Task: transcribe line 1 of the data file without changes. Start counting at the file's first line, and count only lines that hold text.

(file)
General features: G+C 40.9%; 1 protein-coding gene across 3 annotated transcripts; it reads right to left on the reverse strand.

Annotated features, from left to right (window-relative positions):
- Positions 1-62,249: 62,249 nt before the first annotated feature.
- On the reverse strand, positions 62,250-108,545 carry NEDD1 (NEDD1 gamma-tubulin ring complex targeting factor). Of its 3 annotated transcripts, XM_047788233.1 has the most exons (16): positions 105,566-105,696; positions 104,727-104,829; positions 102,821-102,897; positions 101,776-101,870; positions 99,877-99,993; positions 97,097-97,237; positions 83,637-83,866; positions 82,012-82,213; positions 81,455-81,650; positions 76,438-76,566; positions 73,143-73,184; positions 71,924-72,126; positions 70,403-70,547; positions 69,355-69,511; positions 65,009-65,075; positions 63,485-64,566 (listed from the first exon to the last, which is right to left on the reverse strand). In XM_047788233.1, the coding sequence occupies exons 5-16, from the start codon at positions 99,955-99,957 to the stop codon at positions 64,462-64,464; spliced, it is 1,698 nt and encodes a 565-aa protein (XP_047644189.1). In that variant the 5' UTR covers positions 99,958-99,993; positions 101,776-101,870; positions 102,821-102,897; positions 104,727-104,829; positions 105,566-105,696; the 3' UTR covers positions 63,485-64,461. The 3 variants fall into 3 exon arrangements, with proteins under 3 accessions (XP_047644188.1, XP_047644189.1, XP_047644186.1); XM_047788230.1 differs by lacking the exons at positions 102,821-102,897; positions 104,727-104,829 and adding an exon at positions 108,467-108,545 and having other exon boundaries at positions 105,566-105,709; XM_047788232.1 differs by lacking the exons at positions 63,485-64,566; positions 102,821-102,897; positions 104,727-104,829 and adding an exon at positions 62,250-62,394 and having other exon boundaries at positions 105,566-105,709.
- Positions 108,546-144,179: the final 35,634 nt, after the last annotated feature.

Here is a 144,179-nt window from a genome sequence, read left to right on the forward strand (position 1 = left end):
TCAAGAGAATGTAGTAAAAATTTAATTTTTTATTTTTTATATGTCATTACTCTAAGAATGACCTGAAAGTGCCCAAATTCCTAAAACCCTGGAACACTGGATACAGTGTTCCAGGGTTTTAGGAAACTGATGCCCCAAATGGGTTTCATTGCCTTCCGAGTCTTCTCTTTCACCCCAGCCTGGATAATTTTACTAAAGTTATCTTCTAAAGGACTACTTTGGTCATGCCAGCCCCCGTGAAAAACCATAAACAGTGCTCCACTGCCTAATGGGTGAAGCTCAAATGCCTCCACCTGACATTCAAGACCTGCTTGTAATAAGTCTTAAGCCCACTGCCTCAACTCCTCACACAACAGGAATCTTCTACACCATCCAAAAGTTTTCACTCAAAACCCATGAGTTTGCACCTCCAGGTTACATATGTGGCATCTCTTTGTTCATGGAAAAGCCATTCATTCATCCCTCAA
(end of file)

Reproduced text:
General features: G+C 40.9%; 1 protein-coding gene across 3 annotated transcripts; it reads right to left on the reverse strand.